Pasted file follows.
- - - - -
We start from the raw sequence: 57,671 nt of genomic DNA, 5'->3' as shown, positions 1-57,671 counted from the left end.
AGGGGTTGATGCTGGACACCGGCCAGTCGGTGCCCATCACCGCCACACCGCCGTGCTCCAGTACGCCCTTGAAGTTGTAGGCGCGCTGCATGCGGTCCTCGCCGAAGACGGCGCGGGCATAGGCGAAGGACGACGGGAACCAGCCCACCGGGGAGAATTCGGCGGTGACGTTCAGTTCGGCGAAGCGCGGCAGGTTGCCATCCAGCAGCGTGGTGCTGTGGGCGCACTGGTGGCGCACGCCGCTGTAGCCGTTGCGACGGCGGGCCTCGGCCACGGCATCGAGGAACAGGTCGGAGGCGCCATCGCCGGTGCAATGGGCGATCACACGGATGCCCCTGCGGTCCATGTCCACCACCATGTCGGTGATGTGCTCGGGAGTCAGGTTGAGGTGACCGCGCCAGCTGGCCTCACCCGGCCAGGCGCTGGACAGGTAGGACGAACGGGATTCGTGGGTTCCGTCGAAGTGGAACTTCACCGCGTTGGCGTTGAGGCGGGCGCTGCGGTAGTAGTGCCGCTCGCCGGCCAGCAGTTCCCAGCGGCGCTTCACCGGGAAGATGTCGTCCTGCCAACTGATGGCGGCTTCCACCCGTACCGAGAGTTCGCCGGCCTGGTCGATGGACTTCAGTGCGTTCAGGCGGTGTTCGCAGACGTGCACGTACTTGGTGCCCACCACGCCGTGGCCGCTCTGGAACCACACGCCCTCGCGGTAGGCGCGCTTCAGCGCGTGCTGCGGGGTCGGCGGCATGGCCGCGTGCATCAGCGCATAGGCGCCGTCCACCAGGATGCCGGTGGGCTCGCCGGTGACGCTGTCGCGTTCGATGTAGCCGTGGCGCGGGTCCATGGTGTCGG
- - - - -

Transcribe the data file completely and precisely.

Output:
We start from the raw sequence: 57,671 nt of genomic DNA, 5'->3' as shown, positions 1-57,671 counted from the left end.
AGGGGTTGATGCTGGACACCGGCCAGTCGGTGCCCATCACCGCCACACCGCCGTGCTCCAGTACGCCCTTGAAGTTGTAGGCGCGCTGCATGCGGTCCTCGCCGAAGACGGCGCGGGCATAGGCGAAGGACGACGGGAACCAGCCCACCGGGGAGAATTCGGCGGTGACGTTCAGTTCGGCGAAGCGCGGCAGGTTGCCATCCAGCAGCGTGGTGCTGTGGGCGCACTGGTGGCGCACGCCGCTGTAGCCGTTGCGACGGCGGGCCTCGGCCACGGCATCGAGGAACAGGTCGGAGGCGCCATCGCCGGTGCAATGGGCGATCACACGGATGCCCCTGCGGTCCATGTCCACCACCATGTCGGTGATGTGCTCGGGAGTCAGGTTGAGGTGACCGCGCCAGCTGGCCTCACCCGGCCAGGCGCTGGACAGGTAGGACGAACGGGATTCGTGGGTTCCGTCGAAGTGGAACTTCACCGCGTTGGCGTTGAGGCGGGCGCTGCGGTAGTAGTGCCGCTCGCCGGCCAGCAGTTCCCAGCGGCGCTTCACCGGGAAGATGTCGTCCTGCCAACTGATGGCGGCTTCCACCCGTACCGAGAGTTCGCCGGCCTGGTCGATGGACTTCAGTGCGTTCAGGCGGTGTTCGCAGACGTGCACGTACTTGGTGCCCACCACGCCGTGGCCGCTCTGGAACCACACGCCCTCGCGGTAGGCGCGCTTCAGCGCGTGCTGCGGGGTCGGCGGCATGGCCGCGTGCATCAGCGCATAGGCGCCGTCCACCAGGATGCCGGTGGGCTCGCCGGTGACGCTGTCGCGTTCGATGTAGCCGTGGCGCGGGTCCATGGTGTCGG